Confession: I’m terrified of getting cold feet.
This fear can be applied both literally and figuratively, since my base temperature is that of a small lizard, and I have so much anxiety, that were I to use my powers for good, I could probably generate enough energy to run a small city.
So, yeah cold feet? Don’t like ’em, in any form.
It will probably come as no surprise that my betrothed has the opposite opinion as me, when it comes to arctic appendages. Danger and I even had an enlightening discussion about it the other day (well, enlightening for me anyway). While driving home from some errand or another, he said out of nowhere,
“You know, I always hear guys complain that when their wife has cold feet, she shoves them on her husband to warm them up.”
I nodded, “Yeah, I hear that, too.”
He grinned at me, “But you know what? I’m excited about that! I’m always too hot anyway.”
I laughed at his upbeat reaction to having popsicle toes shoved unceremoniously upon him. I remembered all the times that I had frozen hands or feet, and Danger would let me cling-cuddle to him on the couch until the feeling returned to them. I also remembered all the times he got overheated, as he often does, and asked me to put my frozen hands on his neck or face.
It’s a nice symbiotic thing we’ve got going on, really. We handle cold feet, in the literal sense, very well. But it makes me wonder (nervously), what happens if either one of us got figuratively cold feet?
History tells me that if he told me he had cold feet, I would FLIP. MY. LID. Like, seriously. I’m what you might call, “insecure”, and would react accordingly if he expressed even the tiniest hint that he was nervous or having doubts about getting married – which by the way is a normal part of the discernment process, and does not imply you shouldn’t get hitched. I mean, if your doubts are constant, glaring and are being mirrored by your closest friends, then yeah, take your cold feet outta that relationship. But I’m talking about the natural worries and nerves that pop up when you get close to joining THE REST OF YOUR NATURAL LIFE to one, single, other person’s. It’s kind of a big deal. A huge-normous deal. So you’re gonna have those antsy feelings and questions, and that’s okay.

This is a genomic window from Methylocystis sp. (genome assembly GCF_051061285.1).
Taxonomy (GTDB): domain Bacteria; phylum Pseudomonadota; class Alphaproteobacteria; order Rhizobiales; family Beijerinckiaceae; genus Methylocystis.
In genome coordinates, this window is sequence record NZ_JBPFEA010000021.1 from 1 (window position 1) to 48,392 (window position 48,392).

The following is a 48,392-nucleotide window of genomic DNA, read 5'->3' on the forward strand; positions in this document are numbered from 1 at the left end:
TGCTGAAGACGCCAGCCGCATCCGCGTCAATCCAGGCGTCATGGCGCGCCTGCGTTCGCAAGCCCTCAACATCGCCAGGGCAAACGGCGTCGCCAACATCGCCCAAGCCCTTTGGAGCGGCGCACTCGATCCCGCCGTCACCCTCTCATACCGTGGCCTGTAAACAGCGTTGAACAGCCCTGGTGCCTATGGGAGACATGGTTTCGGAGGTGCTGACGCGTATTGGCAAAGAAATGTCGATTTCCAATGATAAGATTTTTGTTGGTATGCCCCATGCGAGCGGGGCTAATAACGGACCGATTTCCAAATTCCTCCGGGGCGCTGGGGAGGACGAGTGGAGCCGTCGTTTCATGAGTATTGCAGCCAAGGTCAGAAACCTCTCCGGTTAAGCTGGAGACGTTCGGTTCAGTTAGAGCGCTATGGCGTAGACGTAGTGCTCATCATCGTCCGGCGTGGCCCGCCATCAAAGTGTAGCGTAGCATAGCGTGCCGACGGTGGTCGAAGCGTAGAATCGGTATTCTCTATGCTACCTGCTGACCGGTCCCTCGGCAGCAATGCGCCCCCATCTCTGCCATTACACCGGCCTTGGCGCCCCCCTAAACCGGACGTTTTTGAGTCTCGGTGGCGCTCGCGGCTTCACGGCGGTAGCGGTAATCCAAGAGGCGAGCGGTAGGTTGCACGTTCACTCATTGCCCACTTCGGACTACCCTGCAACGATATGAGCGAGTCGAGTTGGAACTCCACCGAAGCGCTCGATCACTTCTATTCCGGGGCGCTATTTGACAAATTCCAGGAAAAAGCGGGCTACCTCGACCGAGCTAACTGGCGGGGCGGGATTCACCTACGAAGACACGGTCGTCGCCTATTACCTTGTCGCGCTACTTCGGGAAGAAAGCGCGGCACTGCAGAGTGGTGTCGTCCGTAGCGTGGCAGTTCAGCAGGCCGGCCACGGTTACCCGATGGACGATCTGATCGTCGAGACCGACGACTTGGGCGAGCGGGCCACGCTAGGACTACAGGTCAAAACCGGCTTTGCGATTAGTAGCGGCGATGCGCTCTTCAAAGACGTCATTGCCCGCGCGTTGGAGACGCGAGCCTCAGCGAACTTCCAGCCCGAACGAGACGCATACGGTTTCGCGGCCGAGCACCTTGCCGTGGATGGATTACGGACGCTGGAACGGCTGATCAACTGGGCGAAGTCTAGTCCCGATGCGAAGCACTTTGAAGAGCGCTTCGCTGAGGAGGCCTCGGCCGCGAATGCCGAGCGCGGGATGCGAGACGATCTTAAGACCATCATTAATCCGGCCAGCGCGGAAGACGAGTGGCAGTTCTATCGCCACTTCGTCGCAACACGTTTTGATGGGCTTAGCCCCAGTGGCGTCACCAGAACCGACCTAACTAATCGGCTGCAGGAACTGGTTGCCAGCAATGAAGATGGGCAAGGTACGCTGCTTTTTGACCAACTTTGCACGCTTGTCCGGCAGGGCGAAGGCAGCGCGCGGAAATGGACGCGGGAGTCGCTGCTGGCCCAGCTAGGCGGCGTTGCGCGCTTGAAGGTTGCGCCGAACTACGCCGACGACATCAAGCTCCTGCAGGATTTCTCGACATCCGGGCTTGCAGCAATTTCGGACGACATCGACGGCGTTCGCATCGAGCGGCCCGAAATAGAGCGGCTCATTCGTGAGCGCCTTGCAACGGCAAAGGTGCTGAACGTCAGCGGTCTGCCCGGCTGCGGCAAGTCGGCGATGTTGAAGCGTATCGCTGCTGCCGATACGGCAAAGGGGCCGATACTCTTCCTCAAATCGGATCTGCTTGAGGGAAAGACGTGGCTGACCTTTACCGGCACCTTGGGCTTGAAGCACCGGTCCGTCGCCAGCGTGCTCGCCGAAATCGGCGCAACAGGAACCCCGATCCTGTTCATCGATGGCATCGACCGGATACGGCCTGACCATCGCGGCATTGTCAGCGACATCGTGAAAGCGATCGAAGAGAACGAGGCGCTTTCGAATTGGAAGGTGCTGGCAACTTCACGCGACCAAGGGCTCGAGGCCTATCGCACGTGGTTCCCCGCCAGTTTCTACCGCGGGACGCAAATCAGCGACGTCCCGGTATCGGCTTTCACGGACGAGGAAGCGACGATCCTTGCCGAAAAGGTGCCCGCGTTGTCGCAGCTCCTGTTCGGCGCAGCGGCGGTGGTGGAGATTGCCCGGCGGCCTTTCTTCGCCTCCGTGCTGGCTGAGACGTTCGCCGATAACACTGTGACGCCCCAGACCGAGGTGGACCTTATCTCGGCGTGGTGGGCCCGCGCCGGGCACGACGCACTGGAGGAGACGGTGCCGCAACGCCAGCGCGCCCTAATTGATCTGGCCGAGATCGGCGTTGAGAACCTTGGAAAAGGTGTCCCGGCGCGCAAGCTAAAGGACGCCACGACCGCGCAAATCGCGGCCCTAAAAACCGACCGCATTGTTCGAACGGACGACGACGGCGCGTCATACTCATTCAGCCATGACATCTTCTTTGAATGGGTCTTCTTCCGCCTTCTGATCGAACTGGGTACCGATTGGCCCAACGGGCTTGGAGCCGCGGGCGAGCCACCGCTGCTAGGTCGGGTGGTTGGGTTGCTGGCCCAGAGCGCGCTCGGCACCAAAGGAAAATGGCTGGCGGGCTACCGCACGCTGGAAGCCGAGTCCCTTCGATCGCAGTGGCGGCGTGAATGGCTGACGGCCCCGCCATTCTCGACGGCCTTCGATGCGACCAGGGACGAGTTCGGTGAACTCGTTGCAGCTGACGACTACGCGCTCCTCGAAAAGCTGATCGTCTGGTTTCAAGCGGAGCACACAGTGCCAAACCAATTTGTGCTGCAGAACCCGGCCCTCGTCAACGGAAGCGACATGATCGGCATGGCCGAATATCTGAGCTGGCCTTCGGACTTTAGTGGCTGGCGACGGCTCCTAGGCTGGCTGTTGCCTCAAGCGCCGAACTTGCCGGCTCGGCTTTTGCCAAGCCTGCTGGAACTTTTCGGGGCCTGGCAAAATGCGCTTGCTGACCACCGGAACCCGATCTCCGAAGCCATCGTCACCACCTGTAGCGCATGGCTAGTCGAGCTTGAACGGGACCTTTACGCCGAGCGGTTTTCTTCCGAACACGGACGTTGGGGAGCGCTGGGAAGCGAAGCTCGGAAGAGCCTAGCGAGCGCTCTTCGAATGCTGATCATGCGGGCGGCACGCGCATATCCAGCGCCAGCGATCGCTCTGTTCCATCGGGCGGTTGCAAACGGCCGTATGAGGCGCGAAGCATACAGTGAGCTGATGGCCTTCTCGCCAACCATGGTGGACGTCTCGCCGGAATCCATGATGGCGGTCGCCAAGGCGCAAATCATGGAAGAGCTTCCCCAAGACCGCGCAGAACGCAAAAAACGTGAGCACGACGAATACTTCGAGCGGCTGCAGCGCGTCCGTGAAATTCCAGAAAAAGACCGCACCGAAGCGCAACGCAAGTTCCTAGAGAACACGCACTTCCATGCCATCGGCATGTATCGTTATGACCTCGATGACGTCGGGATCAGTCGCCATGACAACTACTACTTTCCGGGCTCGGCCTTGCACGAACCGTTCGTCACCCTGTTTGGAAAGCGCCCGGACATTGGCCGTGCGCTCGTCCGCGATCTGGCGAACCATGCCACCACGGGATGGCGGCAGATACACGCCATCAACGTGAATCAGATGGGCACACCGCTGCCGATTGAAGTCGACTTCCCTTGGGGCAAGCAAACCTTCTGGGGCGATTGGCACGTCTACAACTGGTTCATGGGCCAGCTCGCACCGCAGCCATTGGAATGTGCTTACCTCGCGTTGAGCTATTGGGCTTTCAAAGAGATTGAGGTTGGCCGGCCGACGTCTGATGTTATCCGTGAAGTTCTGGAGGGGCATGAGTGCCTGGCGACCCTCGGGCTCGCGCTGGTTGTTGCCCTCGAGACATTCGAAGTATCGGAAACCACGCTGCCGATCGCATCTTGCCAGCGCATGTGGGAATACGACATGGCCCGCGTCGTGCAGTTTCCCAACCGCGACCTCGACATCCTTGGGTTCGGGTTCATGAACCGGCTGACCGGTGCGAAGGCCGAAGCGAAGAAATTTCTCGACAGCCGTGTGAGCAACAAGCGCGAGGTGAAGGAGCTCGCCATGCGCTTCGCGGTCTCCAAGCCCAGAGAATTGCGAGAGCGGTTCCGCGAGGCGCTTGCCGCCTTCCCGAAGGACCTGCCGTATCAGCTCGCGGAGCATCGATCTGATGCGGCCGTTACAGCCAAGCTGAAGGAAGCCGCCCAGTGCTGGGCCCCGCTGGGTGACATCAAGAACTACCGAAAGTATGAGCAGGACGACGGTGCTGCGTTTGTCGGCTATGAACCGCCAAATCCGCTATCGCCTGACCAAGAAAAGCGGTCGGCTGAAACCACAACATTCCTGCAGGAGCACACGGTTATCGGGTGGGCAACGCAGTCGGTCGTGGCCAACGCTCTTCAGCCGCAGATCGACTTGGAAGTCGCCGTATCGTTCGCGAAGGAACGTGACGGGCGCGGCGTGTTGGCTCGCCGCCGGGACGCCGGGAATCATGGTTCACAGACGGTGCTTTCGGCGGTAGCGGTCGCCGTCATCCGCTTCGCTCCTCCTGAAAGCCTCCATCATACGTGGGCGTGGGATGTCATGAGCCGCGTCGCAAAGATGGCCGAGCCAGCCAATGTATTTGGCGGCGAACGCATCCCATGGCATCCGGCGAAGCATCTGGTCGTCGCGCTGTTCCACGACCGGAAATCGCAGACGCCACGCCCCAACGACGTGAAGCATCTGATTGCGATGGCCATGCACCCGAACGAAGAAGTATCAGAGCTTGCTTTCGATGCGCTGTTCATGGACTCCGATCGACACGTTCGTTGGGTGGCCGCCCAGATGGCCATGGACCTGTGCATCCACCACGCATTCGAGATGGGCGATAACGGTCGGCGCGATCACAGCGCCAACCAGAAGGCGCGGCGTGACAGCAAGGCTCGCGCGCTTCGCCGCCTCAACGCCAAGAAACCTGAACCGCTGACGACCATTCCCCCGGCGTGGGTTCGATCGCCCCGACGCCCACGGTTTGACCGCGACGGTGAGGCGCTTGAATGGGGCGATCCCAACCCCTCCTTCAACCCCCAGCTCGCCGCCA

But again, hearing those normal cold feet feelings from Danger, would freak me out. I would cry and panic and hide. Since I catastrophisize about everything on a good day, I would take this and run. Whereas, if I expressed the same feelings to him, he would calmly sit down with me, make some tea, and have a responsible, healthy conversation about what I’m experiencing, normalizing it all and comforting me like only he can do…
…Because Danger is level-headed and all that is chill. And also because he trusts me, and more importantly, he trusts God. He relies on God’s grace, praying and pondering his way into his relationship with Him. So that fact, combined with his centered personality, makes him so incredibly warm and comforting. Just like his embrace is when I’m freezing from 72 degree weather. And just like all the blankets he piles around my feet to warm them up.
Maybe the only cold feet scenario that we should be yin-yang on, is the literal one. Because it seems that with figurative cold feet, we both need each other to be calm, trusting and understanding. For me this is quite a feat, and requires the kind of sacrifice that marriage calls for: the sacrifice of dying to your own fears and weaknesses, so that you can move forward, trusting in God’s grace. It requires me to set aside the fears I’ve collected from past hurts, and to embrace Danger when I want to run, because I know in my heart of hearts that HE IS MY VOCATION. I know this because when I finally am calm and centered (after much deep breathing and chamomile tea), I hear and feel God’s call to marry Danger, loud and crystal clear. He is “the one whom my soul loves” (Song of Songs 3:4), God’s gift to my anxious heart.
God knows me so well.
Sigh, this whole having-a-grown-up-relationship thing is really hard. Like ironically (and comically) hard for this marriage therapist. I’m so thankful I have God to rely on for help. And Mother Mary. And all the saints. And all the angels. Heaven knows I need it!